My tiff partner Glenn pulled a rabbit out of the hat this afternoon, and he got us tickets to a tiff opening night film: Tabu. It was going to feel odd being in the midst of all the tiff action in downtown Toronto and not seeing a film until Friday. So as he read the high recommendation for Tabu at the Awards Daily tiff thread, he waited for an hour in his queue online at tiff (no comment) just to have a look around and see what was available, and low and behold, he got two tickets to Tabu. It was a synchronous moment because I was thinking how awesome it would be to see that movie too. So when I read my email from him telling me he got tickets, you can imagine how elated I was! This brings my tiff tally up to 17, the most films I will have seen at the festival in all my nine years of attending.
At the tiff website, here is a synopsis of Tabu:
Following the acclaimed Our Beloved Month of August, Miguel
Gomes now firmly establishes himself as one of the major talents in
contemporary world cinema with his entrancing third feature. Named after
F.W. Murnau and Robert Flaherty’s 1931 classic, Tabu is an intoxicating
mix of formal daring, political commentary, haunting romance and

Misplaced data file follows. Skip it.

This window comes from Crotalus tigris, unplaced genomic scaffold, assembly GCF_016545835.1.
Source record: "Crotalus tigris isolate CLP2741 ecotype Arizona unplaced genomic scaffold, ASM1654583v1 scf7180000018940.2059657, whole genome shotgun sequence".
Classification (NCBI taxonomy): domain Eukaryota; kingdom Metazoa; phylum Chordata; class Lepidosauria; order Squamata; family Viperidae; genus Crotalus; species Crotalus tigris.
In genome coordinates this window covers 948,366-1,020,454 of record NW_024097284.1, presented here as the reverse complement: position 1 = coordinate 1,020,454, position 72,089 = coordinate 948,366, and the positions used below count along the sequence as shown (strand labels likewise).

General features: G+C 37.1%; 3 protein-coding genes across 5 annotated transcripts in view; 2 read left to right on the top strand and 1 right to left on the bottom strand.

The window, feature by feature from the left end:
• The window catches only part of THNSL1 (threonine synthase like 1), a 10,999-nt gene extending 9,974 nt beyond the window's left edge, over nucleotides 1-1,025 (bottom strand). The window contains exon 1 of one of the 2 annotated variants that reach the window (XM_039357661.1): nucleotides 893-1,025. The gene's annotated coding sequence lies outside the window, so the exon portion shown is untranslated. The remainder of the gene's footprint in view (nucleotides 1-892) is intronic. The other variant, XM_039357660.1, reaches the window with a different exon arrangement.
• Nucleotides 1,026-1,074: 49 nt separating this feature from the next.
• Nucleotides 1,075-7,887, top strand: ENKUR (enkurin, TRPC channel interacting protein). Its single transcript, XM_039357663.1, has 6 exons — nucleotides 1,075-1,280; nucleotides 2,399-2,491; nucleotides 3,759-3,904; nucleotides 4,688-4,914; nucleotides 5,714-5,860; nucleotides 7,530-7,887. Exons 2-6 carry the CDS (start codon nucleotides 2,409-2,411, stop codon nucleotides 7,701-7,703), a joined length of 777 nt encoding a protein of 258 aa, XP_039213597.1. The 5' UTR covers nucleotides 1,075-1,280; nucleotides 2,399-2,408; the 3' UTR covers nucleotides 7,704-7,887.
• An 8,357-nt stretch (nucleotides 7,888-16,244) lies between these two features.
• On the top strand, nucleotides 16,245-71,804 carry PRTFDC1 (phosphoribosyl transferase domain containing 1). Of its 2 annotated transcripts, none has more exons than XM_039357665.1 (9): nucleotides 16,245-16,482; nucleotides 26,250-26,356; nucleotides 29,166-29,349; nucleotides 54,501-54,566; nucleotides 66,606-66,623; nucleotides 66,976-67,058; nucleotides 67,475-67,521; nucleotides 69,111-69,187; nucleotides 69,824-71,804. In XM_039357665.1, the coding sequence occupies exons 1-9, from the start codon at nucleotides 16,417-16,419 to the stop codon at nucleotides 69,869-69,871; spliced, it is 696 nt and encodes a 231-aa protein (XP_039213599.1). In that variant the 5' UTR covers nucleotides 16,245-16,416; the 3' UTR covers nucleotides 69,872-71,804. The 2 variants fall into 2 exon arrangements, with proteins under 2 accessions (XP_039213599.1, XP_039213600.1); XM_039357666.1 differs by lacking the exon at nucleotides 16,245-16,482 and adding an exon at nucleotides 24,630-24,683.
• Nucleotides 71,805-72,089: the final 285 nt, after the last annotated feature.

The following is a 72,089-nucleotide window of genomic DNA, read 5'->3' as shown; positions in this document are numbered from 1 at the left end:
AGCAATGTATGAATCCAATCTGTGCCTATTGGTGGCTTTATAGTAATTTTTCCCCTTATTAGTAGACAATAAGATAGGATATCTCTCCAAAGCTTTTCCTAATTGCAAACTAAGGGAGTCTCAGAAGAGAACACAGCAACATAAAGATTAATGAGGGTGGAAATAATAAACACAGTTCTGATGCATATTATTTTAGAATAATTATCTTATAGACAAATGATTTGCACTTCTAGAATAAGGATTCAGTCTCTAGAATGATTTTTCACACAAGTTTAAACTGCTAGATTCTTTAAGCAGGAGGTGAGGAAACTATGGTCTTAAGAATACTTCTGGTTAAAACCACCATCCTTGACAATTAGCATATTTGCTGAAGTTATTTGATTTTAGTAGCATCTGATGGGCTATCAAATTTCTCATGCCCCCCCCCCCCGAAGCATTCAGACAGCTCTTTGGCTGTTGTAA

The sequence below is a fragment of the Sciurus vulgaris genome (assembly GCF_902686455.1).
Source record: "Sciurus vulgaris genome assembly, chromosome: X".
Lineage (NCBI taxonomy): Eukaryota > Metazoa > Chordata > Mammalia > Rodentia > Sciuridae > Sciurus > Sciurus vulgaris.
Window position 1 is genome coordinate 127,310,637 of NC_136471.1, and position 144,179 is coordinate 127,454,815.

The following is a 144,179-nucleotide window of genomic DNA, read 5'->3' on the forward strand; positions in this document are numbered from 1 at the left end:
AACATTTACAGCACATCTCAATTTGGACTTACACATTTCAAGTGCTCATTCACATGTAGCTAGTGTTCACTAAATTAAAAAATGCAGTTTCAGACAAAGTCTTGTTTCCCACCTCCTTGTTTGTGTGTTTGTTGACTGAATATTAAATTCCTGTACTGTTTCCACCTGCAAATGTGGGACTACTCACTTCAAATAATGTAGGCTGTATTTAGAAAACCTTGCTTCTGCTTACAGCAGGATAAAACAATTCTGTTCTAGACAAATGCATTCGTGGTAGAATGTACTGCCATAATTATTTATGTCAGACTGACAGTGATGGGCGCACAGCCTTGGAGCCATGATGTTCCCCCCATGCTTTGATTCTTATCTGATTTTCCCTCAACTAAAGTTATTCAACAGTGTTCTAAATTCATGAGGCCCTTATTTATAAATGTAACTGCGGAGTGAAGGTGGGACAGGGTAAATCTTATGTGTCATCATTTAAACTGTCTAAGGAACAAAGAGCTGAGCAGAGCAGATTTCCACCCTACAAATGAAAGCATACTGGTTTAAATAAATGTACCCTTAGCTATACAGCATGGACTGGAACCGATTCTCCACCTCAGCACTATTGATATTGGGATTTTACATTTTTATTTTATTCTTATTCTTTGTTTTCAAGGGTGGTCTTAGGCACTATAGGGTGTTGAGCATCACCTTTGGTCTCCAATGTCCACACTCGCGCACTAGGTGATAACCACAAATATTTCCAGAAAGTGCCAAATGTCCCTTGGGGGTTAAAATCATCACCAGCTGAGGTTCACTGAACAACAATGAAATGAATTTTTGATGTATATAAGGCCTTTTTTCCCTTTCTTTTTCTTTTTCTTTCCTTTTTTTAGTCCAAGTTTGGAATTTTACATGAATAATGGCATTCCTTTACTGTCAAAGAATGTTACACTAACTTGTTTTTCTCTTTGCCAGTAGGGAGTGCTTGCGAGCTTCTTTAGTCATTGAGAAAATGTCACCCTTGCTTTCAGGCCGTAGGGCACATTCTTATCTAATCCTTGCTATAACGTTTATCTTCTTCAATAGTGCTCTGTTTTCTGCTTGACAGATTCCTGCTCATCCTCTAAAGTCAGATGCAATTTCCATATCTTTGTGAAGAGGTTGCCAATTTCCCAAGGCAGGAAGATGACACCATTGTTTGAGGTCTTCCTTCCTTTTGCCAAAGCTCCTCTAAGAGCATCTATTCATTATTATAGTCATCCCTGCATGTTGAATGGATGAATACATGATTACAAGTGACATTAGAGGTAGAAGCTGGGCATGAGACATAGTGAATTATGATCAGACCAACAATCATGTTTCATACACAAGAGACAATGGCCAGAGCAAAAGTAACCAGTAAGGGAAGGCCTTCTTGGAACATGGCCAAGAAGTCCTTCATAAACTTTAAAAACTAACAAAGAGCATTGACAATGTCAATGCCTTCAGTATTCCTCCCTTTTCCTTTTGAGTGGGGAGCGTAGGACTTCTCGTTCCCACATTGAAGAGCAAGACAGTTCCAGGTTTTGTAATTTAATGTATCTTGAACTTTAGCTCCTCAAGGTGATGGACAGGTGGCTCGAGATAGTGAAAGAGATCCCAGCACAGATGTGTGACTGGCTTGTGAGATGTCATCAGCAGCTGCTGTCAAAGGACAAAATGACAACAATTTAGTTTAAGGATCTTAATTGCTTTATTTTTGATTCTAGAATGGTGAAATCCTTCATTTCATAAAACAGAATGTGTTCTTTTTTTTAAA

exquisite beauty. Filmed in black and white, and divided into two parts —
"Paradise Lost," set in the present and filmed in 35mm, followed by an
extended flashback to the bygone "Paradise," rendered in beautifully
grainy Super 16mm — Tabu intertwines a chronicle of illicit
love with a subtle overview of Portugal’s colonial history and its
reverberations in the present.
In "Paradise Lost," we first encounter Aurora (Laura Soveral) as a
mildly batty elderly woman living in modern-day Lisbon. She spends her
days exhausting her savings on gambling binges and alienating her
steadfast Cape Verdean housekeeper Santa (Isabel Cardoso) by accusing
her of witchcraft — a bit of knee-jerk racism that serves as a reminder
of Portugal’s colonial hangover. When Aurora is hospitalized, she
confides to Pilar (Teresa Madruga), her kindly, lonesome middle-aged
neighbour and seemingly only friend, the name and address of a man whom
she wants to know of her fate: Gian Luca Ventura.
In contrast to Aurora’s unceasing chattiness in "Paradise Lost,"
"Paradise" is marked by a total absence of dialogue. This shift is a nod
to early cinema, but the roots of "Paradise" reach back further, into
the magic of oral storytelling. Narrated by the now elderly Ventura
(Henrique Espírito Santo), the film’s second part takes place fifty
years in the past, where a much younger and happier Aurora (Ana Moreira)
is married, affluent and pregnant, living on a large African estate
with a battalion of black servants and hosting garden parties where
alcohol and firearms are always handy. Life seems to promise only
pleasant placidity — until Aurora falls hopelessly in love with the
handsome, moustachioed drummer Ventura (Carloto Cotta), whose band
specializes in Portuguese versions of Phil Spector hits. Running away
into the wilderness at the foothills of Mount Tabu, the lovers play out
their illicit affair under the eyes of a watchful, mystical crocodile.
A colonialist metaphor wrapped in a gloriously cinephilic fever dream, Tabu delivers one of the year’s most rapturous love letters to the cinema.
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